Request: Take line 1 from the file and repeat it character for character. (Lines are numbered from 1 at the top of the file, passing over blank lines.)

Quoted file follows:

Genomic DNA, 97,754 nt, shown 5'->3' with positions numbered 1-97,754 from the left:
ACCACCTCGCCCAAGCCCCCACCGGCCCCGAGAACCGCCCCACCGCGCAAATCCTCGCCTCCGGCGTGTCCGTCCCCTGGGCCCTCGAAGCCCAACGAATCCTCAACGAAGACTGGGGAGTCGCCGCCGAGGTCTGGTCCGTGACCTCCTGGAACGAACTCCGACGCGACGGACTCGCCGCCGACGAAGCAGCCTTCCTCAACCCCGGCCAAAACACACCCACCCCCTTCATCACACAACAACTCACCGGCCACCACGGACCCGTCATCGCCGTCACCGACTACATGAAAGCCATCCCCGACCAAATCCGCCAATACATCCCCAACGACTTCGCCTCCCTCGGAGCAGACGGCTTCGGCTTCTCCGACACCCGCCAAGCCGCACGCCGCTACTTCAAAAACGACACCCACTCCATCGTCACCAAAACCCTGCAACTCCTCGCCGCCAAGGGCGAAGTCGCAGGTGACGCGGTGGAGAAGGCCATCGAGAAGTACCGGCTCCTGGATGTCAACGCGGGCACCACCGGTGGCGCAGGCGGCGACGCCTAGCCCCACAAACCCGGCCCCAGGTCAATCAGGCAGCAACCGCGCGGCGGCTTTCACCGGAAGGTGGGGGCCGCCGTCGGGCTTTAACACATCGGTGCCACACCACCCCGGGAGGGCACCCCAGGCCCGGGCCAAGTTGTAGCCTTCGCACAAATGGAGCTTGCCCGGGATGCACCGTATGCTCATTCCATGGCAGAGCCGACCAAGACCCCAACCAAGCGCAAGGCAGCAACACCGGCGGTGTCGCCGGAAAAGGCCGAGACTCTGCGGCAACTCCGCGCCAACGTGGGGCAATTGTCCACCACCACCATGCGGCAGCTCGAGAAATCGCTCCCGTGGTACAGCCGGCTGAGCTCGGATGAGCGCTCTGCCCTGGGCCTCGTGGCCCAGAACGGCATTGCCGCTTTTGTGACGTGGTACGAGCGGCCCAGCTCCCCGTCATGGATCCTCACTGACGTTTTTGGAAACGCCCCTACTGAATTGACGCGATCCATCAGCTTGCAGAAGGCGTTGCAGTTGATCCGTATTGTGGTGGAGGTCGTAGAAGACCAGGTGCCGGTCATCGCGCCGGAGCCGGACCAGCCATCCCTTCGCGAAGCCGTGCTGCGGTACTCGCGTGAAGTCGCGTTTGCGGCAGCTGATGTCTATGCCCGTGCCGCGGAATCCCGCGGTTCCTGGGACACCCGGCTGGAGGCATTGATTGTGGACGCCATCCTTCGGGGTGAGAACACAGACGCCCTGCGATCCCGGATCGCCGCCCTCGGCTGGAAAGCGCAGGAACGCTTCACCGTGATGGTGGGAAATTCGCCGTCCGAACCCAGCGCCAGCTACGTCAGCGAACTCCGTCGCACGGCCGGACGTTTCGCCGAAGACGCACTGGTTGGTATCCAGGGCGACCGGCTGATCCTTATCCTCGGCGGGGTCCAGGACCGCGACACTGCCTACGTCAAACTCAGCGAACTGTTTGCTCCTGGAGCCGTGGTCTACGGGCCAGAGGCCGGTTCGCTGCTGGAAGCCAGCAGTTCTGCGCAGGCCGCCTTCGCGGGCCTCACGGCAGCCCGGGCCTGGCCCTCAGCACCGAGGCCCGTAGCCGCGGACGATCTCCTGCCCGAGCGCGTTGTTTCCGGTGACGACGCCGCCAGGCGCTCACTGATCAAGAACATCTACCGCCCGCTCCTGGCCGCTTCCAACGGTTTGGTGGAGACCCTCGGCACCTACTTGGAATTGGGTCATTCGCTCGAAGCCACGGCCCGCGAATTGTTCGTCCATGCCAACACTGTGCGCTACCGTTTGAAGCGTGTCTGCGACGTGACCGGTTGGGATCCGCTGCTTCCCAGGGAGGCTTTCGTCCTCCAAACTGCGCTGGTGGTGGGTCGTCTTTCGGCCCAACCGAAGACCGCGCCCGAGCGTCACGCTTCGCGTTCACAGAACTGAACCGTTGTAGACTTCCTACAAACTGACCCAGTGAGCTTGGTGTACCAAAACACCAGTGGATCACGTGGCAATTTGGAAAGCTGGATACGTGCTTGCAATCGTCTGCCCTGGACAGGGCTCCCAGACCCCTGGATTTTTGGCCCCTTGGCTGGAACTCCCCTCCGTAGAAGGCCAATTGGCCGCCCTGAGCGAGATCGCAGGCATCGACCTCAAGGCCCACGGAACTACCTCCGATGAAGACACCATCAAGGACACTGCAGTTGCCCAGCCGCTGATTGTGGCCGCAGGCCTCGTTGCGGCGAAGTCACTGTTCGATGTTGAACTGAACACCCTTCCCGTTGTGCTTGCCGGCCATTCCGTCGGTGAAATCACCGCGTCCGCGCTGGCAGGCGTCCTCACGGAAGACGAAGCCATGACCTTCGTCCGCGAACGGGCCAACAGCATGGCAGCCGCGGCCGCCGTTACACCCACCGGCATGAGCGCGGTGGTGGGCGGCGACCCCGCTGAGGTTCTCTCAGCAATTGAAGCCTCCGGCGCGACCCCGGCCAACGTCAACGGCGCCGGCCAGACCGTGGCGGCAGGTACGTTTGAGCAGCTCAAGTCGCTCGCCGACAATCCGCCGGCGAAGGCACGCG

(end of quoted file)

Genomic DNA, 97,754 nt, shown 5'->3' with positions numbered 1-97,754 from the left: